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Neurotoxicology. 1991 Fall;12(3):473-92.

Transmitter, ion channel and receptor properties of pheochromocytoma (PC12) cells: a model for neurotoxicological studies.

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Department of Pharmacology and Toxicology, Michigan State University, East Lansing 48824.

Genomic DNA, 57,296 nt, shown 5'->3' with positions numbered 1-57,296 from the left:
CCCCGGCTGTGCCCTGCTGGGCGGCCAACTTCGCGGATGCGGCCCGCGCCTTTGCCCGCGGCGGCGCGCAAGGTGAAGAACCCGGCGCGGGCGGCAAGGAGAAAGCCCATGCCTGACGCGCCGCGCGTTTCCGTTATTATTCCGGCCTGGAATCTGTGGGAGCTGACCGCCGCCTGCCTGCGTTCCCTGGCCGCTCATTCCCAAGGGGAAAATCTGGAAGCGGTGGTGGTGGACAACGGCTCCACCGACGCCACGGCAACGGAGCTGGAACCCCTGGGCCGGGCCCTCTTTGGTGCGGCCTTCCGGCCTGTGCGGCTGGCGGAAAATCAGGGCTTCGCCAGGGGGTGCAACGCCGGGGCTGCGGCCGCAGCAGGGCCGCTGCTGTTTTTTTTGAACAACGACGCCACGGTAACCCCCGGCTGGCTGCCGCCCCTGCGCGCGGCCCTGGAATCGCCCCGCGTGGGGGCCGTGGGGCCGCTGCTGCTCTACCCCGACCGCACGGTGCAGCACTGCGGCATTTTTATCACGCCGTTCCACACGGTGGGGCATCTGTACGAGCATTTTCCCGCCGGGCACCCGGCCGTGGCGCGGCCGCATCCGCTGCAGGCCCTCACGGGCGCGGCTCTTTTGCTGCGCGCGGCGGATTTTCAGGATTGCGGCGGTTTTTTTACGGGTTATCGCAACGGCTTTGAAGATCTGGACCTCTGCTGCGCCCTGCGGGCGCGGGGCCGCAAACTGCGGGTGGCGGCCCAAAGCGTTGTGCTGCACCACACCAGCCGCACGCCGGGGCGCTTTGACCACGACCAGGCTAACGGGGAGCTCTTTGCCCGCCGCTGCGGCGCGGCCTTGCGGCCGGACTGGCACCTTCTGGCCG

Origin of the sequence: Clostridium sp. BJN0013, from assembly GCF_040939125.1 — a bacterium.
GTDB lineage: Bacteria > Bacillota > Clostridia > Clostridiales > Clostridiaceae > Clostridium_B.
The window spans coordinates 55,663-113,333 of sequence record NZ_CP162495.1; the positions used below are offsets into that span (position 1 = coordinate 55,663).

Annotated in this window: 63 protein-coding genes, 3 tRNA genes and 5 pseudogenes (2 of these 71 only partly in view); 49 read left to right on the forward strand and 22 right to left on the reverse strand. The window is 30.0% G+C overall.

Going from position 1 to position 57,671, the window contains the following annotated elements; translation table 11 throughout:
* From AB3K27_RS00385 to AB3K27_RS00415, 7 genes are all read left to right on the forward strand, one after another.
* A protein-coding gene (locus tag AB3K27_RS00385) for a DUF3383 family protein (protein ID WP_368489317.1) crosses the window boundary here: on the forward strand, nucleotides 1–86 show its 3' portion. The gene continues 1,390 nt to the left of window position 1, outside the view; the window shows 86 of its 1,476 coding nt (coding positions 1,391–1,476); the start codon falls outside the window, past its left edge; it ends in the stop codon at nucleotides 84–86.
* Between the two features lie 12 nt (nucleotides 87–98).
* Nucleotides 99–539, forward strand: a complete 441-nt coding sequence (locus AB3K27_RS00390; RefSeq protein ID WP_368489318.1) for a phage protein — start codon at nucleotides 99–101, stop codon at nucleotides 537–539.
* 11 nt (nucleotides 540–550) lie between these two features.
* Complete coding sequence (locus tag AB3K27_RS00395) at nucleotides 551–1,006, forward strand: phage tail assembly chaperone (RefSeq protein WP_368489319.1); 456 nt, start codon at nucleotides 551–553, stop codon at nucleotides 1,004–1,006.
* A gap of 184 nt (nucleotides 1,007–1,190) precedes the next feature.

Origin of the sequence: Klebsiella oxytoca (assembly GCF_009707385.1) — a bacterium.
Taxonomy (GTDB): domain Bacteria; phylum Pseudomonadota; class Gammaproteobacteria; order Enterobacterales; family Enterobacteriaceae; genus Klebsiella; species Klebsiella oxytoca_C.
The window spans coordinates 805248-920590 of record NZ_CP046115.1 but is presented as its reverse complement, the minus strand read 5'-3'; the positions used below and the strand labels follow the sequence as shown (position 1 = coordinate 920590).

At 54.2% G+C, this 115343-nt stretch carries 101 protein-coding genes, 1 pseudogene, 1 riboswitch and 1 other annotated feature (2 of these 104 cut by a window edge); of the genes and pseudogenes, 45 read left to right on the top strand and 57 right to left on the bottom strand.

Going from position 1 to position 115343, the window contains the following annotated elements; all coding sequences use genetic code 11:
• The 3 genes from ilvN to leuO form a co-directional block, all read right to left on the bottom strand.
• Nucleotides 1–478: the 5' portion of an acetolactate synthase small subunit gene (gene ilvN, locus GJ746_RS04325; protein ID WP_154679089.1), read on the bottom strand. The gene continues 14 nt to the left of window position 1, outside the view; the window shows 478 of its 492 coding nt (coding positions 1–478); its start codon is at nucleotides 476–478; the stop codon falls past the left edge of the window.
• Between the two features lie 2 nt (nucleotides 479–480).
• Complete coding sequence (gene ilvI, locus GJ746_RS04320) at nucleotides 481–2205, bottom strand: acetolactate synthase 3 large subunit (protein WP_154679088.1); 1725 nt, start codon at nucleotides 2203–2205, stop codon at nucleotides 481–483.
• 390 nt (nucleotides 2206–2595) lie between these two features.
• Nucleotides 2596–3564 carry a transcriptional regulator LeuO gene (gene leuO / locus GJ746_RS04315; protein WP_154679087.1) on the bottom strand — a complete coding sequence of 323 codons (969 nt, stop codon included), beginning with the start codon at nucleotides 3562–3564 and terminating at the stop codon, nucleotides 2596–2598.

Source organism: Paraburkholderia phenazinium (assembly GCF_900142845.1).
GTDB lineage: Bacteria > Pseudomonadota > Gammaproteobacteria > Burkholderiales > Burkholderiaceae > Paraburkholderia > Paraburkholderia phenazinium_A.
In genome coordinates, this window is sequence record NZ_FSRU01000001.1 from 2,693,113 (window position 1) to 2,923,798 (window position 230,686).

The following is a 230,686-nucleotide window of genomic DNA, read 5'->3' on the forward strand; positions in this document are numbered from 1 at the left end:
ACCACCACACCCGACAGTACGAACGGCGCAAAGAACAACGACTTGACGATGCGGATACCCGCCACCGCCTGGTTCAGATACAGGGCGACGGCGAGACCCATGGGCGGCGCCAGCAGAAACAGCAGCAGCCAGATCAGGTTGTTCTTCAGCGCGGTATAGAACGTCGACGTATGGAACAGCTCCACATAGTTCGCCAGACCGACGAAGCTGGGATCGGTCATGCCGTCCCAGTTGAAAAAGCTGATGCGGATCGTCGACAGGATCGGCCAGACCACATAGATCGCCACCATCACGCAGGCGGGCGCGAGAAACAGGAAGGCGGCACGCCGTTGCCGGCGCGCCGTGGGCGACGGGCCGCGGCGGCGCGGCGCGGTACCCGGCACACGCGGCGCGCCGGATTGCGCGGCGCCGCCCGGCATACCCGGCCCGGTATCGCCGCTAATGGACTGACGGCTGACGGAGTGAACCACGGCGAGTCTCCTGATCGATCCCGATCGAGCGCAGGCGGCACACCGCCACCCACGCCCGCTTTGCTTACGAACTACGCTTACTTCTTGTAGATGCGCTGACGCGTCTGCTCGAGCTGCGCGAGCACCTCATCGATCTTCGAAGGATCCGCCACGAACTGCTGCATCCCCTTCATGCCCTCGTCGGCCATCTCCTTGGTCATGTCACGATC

The increased desire to use in vitro techniques in neurotoxicology has resulted in the search for clonal cell lines which may be useful for studying disruption by neurotoxicants of various aspects of neuronal physiology and biochemistry. One such cell line is the PC12 cell, a clonal cell line derived from a pheochromocytoma of the rat adrenal medulla. When cultured under normal conditions, PC12 cells resemble adrenal chromaffin cells in morphology, physiology and biochemistry. However, when cultured in the presence of nerve growth factor (NGF) or several other compounds, PC12 cells differentiate to resemble sympathetic neurons morphologically and functionally. Differentiation and the resultant physiological and biochemical changes are some of the most attractive and useful features of this cell line. PC12 cells release, depending on the conditions, dopamine, norepinephrine and acetylcholine and contain Na, K and Ca channels and other membrane receptors, including receptors coupled to G-proteins. Moreover, the relative proportion of various subtypes of Ca channels changes during differentiation. Thus, PC12 cells provide an excellent model for studying chemical disruption of processes associated with neuronal differentiation, synthesis, storage and release of neurotransmitters, function and regulation of ion channels and interactions of compounds with membrane bound receptors. The ability of PC12 cells to differentiate in response to NGF and other compounds allows for selective expression of certain channels and proteins and for comparisons of responses in undifferentiated and differentiated cells. The prominent neurotoxicant methylmercury causes potent reductions in uptake of 45Ca and binding of ligands associated with various subpopulations of Ca channels in the PC12 cells, as well as currents carried through putative Ca channels.

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